thumbnail Fig. 3

Generalized Lomb-Scargle periodogram and window function. The computed periodogram (upper plot) is a convolution of the astrophysical signal and the sampling function (window function, lower plot). The periodogram is obtained from the sigma-clipped, bin-averaged dataset. The horizontal dashed lines indicate FAP levels of 10–1, 10–2, and 10–3. There is one significant peak at a period of 12.34 years with an FAP of 6.8 × 10-4. The window function shows a significant peak at 365 days that is caused by the seasonal visibility of the source. Significant alias peaks caused by the sampling period are absent in the GLS periodogram.

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3.3. Warm debris disks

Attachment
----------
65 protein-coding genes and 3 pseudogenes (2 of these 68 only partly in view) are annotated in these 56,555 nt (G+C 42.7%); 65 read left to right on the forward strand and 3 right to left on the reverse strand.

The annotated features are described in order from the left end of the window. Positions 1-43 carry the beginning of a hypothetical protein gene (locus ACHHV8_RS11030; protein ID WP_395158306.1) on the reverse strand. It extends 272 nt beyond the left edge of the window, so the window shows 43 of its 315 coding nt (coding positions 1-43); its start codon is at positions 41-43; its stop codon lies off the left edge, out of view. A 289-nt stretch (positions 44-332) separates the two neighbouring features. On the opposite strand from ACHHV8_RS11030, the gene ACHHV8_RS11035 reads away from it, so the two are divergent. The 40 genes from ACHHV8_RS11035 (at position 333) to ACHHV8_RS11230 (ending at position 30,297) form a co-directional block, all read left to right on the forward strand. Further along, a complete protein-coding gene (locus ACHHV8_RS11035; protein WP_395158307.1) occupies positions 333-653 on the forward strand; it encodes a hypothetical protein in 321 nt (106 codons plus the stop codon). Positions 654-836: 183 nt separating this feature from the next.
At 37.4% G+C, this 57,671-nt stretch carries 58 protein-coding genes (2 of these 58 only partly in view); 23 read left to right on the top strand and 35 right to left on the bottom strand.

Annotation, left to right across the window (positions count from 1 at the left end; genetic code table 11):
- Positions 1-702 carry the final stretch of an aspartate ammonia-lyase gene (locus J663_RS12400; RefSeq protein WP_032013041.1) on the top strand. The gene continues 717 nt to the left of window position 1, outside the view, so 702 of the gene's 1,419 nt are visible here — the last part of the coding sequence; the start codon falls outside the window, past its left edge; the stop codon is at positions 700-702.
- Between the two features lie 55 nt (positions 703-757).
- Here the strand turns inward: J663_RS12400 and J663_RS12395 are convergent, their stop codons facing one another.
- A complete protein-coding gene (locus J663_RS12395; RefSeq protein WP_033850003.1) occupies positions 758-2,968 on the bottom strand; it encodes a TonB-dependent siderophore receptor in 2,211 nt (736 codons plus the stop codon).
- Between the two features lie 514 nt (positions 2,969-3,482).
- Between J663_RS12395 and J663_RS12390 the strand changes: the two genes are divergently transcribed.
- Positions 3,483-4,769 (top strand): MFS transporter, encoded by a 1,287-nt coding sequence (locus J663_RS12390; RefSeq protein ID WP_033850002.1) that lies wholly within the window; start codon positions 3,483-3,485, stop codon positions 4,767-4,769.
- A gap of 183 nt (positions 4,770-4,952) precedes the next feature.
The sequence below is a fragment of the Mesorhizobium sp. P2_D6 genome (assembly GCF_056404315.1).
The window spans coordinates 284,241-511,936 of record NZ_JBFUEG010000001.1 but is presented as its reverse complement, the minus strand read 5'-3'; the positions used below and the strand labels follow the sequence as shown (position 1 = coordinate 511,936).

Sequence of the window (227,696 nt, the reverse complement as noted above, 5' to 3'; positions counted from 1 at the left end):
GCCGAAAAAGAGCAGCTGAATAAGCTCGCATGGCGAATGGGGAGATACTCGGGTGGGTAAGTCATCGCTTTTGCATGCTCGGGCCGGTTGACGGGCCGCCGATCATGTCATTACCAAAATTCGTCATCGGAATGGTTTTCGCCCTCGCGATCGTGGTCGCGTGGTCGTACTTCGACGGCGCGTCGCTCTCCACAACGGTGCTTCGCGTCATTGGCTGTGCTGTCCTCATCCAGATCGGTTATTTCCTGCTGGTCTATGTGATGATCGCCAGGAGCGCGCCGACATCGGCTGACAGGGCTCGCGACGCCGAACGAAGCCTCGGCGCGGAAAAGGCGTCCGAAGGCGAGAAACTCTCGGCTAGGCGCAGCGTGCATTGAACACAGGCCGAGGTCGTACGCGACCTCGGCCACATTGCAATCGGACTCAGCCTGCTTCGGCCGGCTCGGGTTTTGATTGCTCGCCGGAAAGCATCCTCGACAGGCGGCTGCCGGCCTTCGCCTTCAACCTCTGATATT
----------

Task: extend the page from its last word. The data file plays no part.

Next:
RZ Psc adds to a growing number of main-sequence stars with exceptionally strong, warm (500 K) IR excess. The excesses are orders of magnitude stronger than can be explained by the collisional cascade model that is applicable to regular debris disks (Song et al. 2005; Melis et al. 2010; Zuckerman et al. 2012; Lawler & Gladman 2012). Evidence is mounting that the warm debris disks are generated by transient or stochastic events based on the observed altered emission properties of the dust grains (Olofsson et al. 2012). Proposed transient events constitute a recent collision between two major bodies (such as rocky planetary embryos or even planets, Melis et al. 2010) or a second planetesimal belt at larger radii that feeds the inner dust distribution with evaporating comets and/or induces collisions, partially analogous to the solar system Kuiper belt (Olofsson et al. 2012). Involved time scales would favour the former explanation, which is moreover supported by the fact that the warm dust phenomenon near solar-type stars may occur only in the first 30 to 100 Myr, as judged from a sample of four field stars (Melis et al. 2010). Furthermore, young stellar clusters indicate a maximum in the number of stars that show 24 μm excess emission around approximately 40 Myr (Smith et al. 2011). RZ Psc is unique in the sense that the system’s near equator-on orientation and dust occultations give important clues on the dynamics of the system.